“Friends from College made me realize that the nostalgia for ‘the good ol’ days’ is real AF”
When I was in college, my family kept giving me the same advice. “Enjoy it, these are the best years of your life,” they would say, as I rolled my eyes and told them how stressed out I was about finals. It’s been nearly a decade since I graduated, and I now see the wisdom in their words. College was freaking great—as were the people that I met there. Maybe it’s because we were all simultaneously learning how to adult, or because of the collective Smirnoff-fuelled stupidity that took place each week, but the crew of friends that I made during my four years after high school have always felt like extensions of myself.
We no longer live together in the decrepit student house we dubbed the “Dollhouse” because it literally looked like a square with a triangle drawn on top. We have moved on to different cities, careers and lives—but when we get together, we are the same old friends from college. That’s what this Netflix series got right. Watching Keegan-Michael Key (Ethan), Cobie Smulders (Lisa), Annie Parisse (Sam), Nat Faxon (Nick), Fred Savage (Max), and Jae Suh Park (Marianne) simultaneously revert back to their younger selves while also struggling to deal with serious grown-up life and challenges. To be clear, my squad cannot relate to the incestuous dynamic that seems to plague this Harvard crew. That being said, Friends from College was a fun ride that combined real life with nostalgia for “the best years of your life”—and I was into it. —Ishani Nath, associate editor
“My college experience was decidedly ‘un-college’ but Friends from College made me wish for that carefree time in my life, nonetheless”
I had the least college-y college experience. I went to university in the same city where I grew up, Montreal, and I never lived in a dorm. I got my first apartment at 20 and would go to my parents’ place, which was five minutes away, every Sunday for dinner, a.k.a. to do laundry and raid their fridge. My friend group from high school didn’t change dramatically when I started college, in fact I didn’t really form many friendships in university that went beyond “How was your weekend?” chit chat before early-Monday morning classes. But I did have a college-age experience that I saw reflected in Friends from College—the carefree lust for life and DGAF attitude, the obsession with your friends and the wanton disregard for hangovers—that made me nostalgic for that time in my life when my biggest worry was whether to spend my last $5 on another vodka cran or after-club pizza.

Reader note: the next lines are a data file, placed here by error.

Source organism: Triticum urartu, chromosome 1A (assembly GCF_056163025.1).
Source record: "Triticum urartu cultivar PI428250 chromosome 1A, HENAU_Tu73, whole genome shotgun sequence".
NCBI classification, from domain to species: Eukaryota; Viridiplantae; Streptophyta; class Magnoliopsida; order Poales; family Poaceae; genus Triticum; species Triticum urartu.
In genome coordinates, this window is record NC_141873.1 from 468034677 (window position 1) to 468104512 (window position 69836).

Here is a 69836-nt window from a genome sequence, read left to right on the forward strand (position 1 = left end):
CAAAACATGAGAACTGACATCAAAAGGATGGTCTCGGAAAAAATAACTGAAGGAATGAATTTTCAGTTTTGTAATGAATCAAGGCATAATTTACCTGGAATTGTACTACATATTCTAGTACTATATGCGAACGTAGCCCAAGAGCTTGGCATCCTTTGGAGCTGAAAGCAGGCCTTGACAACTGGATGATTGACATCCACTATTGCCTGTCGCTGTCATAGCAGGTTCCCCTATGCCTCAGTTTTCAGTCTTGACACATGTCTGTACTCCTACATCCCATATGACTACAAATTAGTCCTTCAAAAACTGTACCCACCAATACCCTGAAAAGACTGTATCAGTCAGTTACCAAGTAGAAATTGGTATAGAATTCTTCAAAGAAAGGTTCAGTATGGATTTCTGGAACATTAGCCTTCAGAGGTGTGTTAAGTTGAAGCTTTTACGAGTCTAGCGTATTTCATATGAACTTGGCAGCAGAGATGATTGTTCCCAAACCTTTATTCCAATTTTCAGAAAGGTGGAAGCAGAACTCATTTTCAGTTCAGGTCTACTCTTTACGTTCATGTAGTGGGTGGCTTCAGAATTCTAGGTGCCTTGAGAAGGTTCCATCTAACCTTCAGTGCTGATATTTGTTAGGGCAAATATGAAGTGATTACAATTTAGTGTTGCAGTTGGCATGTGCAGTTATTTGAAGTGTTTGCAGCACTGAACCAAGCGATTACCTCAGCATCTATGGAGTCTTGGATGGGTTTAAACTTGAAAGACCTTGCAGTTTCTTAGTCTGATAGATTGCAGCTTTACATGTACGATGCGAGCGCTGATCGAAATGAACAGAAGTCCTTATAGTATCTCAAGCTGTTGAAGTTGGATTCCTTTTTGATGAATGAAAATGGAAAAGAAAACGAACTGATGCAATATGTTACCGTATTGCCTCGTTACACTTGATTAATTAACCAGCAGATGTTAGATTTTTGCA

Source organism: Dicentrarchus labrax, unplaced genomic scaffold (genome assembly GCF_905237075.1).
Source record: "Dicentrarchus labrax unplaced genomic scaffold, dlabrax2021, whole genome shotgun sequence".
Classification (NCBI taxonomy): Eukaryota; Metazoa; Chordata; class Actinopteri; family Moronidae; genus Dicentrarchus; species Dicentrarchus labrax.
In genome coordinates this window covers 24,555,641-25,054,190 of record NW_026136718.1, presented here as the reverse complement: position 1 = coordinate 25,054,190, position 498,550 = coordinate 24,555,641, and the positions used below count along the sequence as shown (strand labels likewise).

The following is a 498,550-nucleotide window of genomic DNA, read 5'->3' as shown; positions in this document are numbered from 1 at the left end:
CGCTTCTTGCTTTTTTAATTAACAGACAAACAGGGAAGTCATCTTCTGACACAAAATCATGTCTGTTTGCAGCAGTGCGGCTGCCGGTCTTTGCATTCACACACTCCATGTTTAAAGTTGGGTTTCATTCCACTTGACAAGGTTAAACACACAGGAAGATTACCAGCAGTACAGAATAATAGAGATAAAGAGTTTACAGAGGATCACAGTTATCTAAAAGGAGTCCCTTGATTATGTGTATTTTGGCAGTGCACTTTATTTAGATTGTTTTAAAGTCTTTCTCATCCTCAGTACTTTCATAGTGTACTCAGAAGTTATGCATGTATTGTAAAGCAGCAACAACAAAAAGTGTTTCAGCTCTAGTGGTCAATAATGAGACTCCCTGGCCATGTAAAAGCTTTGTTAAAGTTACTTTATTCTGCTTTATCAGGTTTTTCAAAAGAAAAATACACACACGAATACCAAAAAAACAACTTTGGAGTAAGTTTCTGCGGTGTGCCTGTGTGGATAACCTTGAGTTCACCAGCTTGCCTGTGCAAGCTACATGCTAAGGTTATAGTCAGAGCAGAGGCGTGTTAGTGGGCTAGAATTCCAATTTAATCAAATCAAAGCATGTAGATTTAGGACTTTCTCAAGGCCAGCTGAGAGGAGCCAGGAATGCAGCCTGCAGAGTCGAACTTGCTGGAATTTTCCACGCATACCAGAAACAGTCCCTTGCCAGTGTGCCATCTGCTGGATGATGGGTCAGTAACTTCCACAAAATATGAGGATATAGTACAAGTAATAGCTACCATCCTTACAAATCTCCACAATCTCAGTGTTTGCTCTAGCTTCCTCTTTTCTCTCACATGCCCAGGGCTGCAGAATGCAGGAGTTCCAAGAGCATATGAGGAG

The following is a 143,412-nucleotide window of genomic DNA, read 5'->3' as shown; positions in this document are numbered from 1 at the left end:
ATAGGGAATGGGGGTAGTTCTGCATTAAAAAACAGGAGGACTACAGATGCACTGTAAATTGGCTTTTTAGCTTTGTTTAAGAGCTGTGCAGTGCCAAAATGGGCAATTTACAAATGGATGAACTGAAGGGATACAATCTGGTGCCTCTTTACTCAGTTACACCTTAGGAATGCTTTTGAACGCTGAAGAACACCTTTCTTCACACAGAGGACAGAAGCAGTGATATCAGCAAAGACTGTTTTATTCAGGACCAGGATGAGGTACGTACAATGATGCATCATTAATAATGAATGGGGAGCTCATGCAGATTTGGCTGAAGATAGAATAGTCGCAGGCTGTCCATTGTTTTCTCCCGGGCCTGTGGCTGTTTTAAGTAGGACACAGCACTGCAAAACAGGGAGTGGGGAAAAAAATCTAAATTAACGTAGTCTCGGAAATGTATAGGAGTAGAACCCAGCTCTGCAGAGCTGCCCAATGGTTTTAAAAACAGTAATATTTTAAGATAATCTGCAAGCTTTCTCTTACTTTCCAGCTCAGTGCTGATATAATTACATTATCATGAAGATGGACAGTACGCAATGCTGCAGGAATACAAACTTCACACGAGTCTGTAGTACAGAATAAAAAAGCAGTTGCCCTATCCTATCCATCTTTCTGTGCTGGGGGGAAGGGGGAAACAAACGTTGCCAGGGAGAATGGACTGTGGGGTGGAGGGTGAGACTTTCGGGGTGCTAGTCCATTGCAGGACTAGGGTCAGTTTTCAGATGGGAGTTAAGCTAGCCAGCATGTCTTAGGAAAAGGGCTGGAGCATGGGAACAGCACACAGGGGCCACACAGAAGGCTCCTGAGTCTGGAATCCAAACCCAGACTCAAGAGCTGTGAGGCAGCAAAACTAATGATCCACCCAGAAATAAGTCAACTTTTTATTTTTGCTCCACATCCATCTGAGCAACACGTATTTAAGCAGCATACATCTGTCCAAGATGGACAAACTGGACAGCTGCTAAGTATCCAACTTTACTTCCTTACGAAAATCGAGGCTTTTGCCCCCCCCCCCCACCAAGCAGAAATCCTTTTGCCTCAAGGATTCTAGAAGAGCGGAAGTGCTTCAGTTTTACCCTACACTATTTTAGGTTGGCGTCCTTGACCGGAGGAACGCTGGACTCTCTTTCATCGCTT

There was a lot in Friends from College that I absolutely couldn’t relate to: the 20-year-long affair between two members of the friend group feels so unrealistic now that I’m in my 30s (like I know life is complicated but if you want to be together, just be together), the strange competitiveness that still lingers two decades after graduation, and the one 40-year-old friend who “f-cks teenagers”—statutory rape jokes are never funny, P.S.—but the familiar routines you fall back into with your besties from that time is something I’m lucky enough to be familiar with. I don’t have all the same friends from college—time, life and heartache moved some of us in different directions—but I am hashtag blessed that most of my very best friends now are women I’ve known since my late teens and early twenties, and almost 15 years later, when I’m with any of that old crew, it feels like no time has passed at all. Vodka crans are now chardonnay spritzers, but I’d still dance on the bar with every single one of them.” —Jennifer Berry, staff writer
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